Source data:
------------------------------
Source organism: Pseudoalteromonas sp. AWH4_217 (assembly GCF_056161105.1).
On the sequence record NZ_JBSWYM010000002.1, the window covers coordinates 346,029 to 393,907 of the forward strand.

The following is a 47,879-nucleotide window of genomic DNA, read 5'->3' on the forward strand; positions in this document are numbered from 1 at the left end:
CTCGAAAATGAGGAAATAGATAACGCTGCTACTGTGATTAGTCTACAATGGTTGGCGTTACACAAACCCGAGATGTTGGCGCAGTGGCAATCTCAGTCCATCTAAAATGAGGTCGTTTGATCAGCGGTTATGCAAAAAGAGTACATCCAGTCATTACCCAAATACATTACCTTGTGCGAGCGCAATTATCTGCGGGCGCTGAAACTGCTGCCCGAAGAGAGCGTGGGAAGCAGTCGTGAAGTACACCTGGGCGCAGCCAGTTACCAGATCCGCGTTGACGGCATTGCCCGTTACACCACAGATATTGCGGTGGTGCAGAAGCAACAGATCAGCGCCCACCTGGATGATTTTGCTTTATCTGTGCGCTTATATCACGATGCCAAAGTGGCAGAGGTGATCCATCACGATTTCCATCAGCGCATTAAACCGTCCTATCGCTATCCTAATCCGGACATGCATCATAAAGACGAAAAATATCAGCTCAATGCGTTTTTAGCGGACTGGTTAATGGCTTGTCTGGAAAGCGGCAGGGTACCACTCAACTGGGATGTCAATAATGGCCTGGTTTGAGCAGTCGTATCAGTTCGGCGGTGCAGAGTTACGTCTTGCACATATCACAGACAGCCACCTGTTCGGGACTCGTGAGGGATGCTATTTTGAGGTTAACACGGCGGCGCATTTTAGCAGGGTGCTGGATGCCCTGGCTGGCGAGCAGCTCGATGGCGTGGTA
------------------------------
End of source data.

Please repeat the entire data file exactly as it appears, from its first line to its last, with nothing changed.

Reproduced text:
Source organism: Pseudoalteromonas sp. AWH4_217 (assembly GCF_056161105.1).
On the sequence record NZ_JBSWYM010000002.1, the window covers coordinates 346,029 to 393,907 of the forward strand.

The following is a 47,879-nucleotide window of genomic DNA, read 5'->3' on the forward strand; positions in this document are numbered from 1 at the left end:
CTCGAAAATGAGGAAATAGATAACGCTGCTACTGTGATTAGTCTACAATGGTTGGCGTTACACAAACCCGAGATGTTGGCGCAGTGGCAATCTCAGTCCATCTAAAATGAGGTCGTTTGATCAGCGGTTATGCAAAAAGAGTACATCCAGTCATTACCCAAATACATTACCTTGTGCGAGCGCAATTATCTGCGGGCGCTGAAACTGCTGCCCGAAGAGAGCGTGGGAAGCAGTCGTGAAGTACACCTGGGCGCAGCCAGTTACCAGATCCGCGTTGACGGCATTGCCCGTTACACCACAGATATTGCGGTGGTGCAGAAGCAACAGATCAGCGCCCACCTGGATGATTTTGCTTTATCTGTGCGCTTATATCACGATGCCAAAGTGGCAGAGGTGATCCATCACGATTTCCATCAGCGCATTAAACCGTCCTATCGCTATCCTAATCCGGACATGCATCATAAAGACGAAAAATATCAGCTCAATGCGTTTTTAGCGGACTGGTTAATGGCTTGTCTGGAAAGCGGCAGGGTACCACTCAACTGGGATGTCAATAATGGCCTGGTTTGAGCAGTCGTATCAGTTCGGCGGTGCAGAGTTACGTCTTGCACATATCACAGACAGCCACCTGTTCGGGACTCGTGAGGGATGCTATTTTGAGGTTAACACGGCGGCGCATTTTAGCAGGGTGCTGGATGCCCTGGCTGGCGAGCAGCTCGATGGCGTGGTA